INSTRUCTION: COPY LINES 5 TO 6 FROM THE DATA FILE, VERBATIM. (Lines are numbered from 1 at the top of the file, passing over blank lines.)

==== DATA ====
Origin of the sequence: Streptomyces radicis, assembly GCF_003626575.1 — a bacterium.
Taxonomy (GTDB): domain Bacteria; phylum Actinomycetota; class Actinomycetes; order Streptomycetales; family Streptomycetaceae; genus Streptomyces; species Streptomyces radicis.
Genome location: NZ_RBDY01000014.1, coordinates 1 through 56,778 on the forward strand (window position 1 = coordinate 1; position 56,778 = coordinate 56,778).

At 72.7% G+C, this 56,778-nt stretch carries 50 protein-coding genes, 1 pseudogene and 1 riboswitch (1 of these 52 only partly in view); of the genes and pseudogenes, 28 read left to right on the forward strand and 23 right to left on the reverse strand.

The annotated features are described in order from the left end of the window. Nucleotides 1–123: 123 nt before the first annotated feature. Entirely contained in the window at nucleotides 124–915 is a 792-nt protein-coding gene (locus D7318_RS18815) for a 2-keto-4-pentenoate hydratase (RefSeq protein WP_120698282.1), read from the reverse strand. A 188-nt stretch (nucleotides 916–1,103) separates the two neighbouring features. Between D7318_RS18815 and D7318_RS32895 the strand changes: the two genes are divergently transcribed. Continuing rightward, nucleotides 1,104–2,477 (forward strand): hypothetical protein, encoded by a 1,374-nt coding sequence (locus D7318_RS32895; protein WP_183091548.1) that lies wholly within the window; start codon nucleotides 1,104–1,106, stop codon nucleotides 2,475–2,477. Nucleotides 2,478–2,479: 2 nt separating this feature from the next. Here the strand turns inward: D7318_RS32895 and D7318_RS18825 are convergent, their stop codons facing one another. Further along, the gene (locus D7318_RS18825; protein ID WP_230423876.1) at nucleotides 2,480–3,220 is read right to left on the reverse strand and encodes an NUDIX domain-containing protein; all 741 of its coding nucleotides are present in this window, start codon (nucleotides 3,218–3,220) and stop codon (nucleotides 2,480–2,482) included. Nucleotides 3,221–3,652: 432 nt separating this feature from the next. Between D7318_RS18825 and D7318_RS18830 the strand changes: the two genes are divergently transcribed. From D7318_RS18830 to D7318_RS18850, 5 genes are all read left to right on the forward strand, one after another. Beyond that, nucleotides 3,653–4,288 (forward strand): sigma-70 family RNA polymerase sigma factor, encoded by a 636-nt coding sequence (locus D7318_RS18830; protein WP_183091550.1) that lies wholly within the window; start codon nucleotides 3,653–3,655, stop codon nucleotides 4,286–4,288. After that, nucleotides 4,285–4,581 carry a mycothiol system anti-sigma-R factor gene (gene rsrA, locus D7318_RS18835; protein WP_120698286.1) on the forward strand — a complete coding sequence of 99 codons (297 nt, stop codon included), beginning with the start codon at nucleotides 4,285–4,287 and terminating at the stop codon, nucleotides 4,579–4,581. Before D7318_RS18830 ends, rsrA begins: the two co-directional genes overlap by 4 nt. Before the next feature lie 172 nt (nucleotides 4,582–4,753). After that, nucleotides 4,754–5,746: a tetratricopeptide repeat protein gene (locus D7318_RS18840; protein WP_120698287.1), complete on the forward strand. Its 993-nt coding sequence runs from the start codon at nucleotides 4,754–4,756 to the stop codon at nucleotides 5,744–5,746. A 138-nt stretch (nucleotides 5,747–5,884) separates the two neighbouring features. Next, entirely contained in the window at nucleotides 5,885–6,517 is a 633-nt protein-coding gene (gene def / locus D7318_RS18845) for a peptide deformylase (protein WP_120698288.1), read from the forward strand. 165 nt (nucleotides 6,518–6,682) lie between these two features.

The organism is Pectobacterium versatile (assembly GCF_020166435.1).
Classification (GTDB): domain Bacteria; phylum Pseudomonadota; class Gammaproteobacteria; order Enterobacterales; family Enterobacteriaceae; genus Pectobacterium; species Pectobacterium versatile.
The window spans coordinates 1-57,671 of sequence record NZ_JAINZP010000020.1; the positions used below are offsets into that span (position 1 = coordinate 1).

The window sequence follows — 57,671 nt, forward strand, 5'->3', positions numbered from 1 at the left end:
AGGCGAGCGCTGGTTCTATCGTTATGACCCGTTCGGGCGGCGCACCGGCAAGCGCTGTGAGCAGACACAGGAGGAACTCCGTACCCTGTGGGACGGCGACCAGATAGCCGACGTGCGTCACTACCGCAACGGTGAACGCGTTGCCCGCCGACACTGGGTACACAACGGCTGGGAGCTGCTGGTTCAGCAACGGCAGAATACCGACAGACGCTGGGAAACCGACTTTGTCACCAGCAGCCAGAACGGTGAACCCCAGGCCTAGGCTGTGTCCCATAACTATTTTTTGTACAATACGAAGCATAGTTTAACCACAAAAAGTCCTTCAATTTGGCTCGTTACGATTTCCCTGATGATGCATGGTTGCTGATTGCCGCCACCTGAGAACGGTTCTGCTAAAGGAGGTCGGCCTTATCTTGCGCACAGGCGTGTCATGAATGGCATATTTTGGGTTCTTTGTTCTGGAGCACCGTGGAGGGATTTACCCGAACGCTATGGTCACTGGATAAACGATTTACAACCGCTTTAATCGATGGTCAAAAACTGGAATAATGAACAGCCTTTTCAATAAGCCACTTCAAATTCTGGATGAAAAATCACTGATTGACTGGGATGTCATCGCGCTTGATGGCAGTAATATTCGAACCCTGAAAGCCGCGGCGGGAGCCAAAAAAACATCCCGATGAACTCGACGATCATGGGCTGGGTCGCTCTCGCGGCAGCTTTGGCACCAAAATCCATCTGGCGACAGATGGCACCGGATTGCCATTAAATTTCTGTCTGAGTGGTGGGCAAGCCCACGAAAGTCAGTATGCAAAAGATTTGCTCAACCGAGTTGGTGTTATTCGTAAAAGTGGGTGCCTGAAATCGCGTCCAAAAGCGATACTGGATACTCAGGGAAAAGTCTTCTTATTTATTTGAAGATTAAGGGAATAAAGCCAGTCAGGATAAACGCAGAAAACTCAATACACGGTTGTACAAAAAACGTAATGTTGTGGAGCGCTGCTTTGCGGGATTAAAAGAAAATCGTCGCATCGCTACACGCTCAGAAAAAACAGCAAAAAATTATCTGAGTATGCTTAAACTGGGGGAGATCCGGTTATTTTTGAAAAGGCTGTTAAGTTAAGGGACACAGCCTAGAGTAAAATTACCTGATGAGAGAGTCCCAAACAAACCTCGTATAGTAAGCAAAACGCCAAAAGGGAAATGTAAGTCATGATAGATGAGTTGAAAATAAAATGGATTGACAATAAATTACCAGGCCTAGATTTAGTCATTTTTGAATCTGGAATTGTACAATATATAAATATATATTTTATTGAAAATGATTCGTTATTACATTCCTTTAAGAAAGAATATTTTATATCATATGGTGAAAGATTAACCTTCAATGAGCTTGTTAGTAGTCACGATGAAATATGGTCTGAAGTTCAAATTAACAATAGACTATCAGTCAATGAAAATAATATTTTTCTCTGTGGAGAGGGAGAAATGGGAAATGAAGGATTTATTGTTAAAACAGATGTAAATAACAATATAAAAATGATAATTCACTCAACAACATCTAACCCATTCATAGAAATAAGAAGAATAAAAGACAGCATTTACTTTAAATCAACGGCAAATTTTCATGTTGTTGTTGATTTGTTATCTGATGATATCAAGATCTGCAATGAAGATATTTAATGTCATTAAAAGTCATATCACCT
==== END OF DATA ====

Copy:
The annotated features are described in order from the left end of the window. Nucleotides 1–123: 123 nt before the first annotated feature. Entirely contained in the window at nucleotides 124–915 is a 792-nt protein-coding gene (locus D7318_RS18815) for a 2-keto-4-pentenoate hydratase (RefSeq protein WP_120698282.1), read from the reverse strand. A 188-nt stretch (nucleotides 916–1,103) separates the two neighbouring features. Between D7318_RS18815 and D7318_RS32895 the strand changes: the two genes are divergently transcribed. Continuing rightward, nucleotides 1,104–2,477 (forward strand): hypothetical protein, encoded by a 1,374-nt coding sequence (locus D7318_RS32895; protein WP_183091548.1) that lies wholly within the window; start codon nucleotides 1,104–1,106, stop codon nucleotides 2,475–2,477. Nucleotides 2,478–2,479: 2 nt separating this feature from the next. Here the strand turns inward: D7318_RS32895 and D7318_RS18825 are convergent, their stop codons facing one another. Further along, the gene (locus D7318_RS18825; protein ID WP_230423876.1) at nucleotides 2,480–3,220 is read right to left on the reverse strand and encodes an NUDIX domain-containing protein; all 741 of its coding nucleotides are present in this window, start codon (nucleotides 3,218–3,220) and stop codon (nucleotides 2,480–2,482) included. Nucleotides 3,221–3,652: 432 nt separating this feature from the next. Between D7318_RS18825 and D7318_RS18830 the strand changes: the two genes are divergently transcribed. From D7318_RS18830 to D7318_RS18850, 5 genes are all read left to right on the forward strand, one after another. Beyond that, nucleotides 3,653–4,288 (forward strand): sigma-70 family RNA polymerase sigma factor, encoded by a 636-nt coding sequence (locus D7318_RS18830; protein WP_183091550.1) that lies wholly within the window; start codon nucleotides 3,653–3,655, stop codon nucleotides 4,286–4,288. After that, nucleotides 4,285–4,581 carry a mycothiol system anti-sigma-R factor gene (gene rsrA, locus D7318_RS18835; protein WP_120698286.1) on the forward strand — a complete coding sequence of 99 codons (297 nt, stop codon included), beginning with the start codon at nucleotides 4,285–4,287 and terminating at the stop codon, nucleotides 4,579–4,581. Before D7318_RS18830 ends, rsrA begins: the two co-directional genes overlap by 4 nt. Before the next feature lie 172 nt (nucleotides 4,582–4,753). After that, nucleotides 4,754–5,746: a tetratricopeptide repeat protein gene (locus D7318_RS18840; protein WP_120698287.1), complete on the forward strand. Its 993-nt coding sequence runs from the start codon at nucleotides 4,754–4,756 to the stop codon at nucleotides 5,744–5,746. A 138-nt stretch (nucleotides 5,747–5,884) separates the two neighbouring features. Next, entirely contained in the window at nucleotides 5,885–6,517 is a 633-nt protein-coding gene (gene def / locus D7318_RS18845) for a peptide deformylase (protein WP_120698288.1), read from the forward strand. 165 nt (nucleotides 6,518–6,682) lie between these two features.

The organism is Pectobacterium versatile (assembly GCF_020166435.1).